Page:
Friday, August 13, 2010

The littlest life saver I know

Earlier this week I got to meet the youngest person I know who’s made a life-saving contribution.

Her name is Clara Maughan and when I first walked into her room at Texas Health Presbyterian Hospital Allen I completely missed her. I was in the middle of talking with her parents, David and Stacy, when I heard a tiny peep from the corner of the room. Turning toward the noise, my eyes got wide as I quickly realized the tiny bundle of joy — wrapped in receiving blankets and being cradled tenderly by a relative — had been there the whole time.

Clara wasn’t even a day old but she was already making her voice heard in more ways than one. Sure, the audible impact of a baby chirping is nothing compared to the voice of several adults conversing. But in the minutes after her birth at 1:53 a.m. Monday morning, Clara had already made a contribution most adults never have the opportunity too. And that spoke volumes.

Clara’s cord blood, with her parent’s permission, was collected by her doctor at the Family Birthplace at Texas Health Allen and sent to the Texas Cord Blood Bank — a facility in San Antonio where life-saving cord blood donations from hospitals all over Texas are stored. Umbilical cord blood, which is normally discarded after the birth of a baby, is rich in blood-making cells that can be used as an alternative to bone marrow transplants to treat cancers such as leukemia and lymphoma, disorders of the blood-making system such as sickle-cell anemia and severe immune-system disorders.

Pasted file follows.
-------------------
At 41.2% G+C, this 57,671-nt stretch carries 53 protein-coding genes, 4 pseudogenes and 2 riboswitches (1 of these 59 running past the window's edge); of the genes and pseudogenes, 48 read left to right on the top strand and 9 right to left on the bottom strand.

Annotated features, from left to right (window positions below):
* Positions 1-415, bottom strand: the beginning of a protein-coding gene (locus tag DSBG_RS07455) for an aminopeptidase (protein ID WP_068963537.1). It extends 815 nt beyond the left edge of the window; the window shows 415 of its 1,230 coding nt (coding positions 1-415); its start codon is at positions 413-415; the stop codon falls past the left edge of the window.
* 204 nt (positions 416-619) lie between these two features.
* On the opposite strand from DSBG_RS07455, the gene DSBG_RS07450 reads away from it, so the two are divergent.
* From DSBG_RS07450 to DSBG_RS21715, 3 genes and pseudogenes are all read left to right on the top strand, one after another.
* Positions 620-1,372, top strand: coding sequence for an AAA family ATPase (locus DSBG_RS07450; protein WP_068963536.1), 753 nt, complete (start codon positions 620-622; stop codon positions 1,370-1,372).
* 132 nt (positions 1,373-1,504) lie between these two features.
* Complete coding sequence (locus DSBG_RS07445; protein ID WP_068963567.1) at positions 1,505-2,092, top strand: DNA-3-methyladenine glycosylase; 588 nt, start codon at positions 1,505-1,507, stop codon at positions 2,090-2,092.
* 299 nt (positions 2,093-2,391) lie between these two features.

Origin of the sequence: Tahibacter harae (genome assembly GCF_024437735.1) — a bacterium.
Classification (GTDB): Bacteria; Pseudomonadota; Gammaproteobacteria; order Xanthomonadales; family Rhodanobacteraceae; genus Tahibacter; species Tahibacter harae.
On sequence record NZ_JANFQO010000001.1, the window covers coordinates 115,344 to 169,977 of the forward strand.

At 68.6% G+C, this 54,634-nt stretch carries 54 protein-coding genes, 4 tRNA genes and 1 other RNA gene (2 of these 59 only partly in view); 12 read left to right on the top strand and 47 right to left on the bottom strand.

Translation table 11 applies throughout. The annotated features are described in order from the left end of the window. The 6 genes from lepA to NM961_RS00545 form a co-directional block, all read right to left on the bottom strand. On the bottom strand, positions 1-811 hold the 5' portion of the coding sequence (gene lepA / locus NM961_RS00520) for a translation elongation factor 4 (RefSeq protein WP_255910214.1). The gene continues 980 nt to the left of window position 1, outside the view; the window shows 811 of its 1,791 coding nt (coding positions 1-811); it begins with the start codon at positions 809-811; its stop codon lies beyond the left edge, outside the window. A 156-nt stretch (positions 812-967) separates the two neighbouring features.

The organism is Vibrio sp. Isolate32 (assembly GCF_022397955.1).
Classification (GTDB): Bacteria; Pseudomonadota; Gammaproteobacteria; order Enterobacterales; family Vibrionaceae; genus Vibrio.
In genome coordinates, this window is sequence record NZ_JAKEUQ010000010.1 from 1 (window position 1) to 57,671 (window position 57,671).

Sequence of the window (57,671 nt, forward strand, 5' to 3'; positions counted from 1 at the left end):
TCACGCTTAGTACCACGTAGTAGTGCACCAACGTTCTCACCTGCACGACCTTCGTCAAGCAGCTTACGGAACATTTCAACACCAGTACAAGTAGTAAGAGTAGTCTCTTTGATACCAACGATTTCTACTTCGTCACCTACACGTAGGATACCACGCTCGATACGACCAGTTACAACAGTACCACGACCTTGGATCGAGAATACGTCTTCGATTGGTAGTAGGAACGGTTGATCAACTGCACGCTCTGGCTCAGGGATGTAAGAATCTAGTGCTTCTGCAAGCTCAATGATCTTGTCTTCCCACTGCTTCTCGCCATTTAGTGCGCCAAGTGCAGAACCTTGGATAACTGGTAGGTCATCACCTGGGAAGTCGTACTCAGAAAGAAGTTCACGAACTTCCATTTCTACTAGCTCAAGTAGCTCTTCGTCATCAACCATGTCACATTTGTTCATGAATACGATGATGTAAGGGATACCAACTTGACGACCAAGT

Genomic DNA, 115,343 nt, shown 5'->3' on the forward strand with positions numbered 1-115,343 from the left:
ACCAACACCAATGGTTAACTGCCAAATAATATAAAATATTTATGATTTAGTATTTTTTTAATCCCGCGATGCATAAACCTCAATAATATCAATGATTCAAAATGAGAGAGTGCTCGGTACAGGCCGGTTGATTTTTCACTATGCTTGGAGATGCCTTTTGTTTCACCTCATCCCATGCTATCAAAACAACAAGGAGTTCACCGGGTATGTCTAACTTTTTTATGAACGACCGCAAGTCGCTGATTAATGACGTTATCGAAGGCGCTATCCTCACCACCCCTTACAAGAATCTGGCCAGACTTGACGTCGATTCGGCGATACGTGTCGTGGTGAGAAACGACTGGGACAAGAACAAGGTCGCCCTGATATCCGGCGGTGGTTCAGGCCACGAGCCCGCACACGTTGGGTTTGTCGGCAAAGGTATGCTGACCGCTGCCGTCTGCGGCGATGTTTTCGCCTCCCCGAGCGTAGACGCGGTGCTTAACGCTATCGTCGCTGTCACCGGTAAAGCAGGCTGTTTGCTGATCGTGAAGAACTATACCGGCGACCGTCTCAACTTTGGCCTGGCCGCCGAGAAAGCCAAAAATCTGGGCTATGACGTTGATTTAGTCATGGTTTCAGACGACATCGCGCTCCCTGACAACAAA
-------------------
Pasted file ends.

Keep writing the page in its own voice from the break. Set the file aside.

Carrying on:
So, when I call Clara the littlest life saver I know it’s not an exaggeration. And her mother agrees:

“It’s a win-win situation if there is a match available,” said Stacy while holding Clara and wearing a proud smile on her face. “If we needed cord blood we would want the opportunity, too.”

In addition, the whole process of collecting and storing cord blood is free for patients at Texas Health Allen. Many cord blood collection services charge pricey fees up front and annually for storage of this precious commodity.

When I asked the clinicians at Texas Health Allen why we joined with the TCBB to provide this free service for our patients they all gave me the same answer:

“It’s just the right thing to do.”

Josh Hixson
Senior Public Relations Specialist
Texas Health Presbyterian Hospital Allen

No comments:

Post a Comment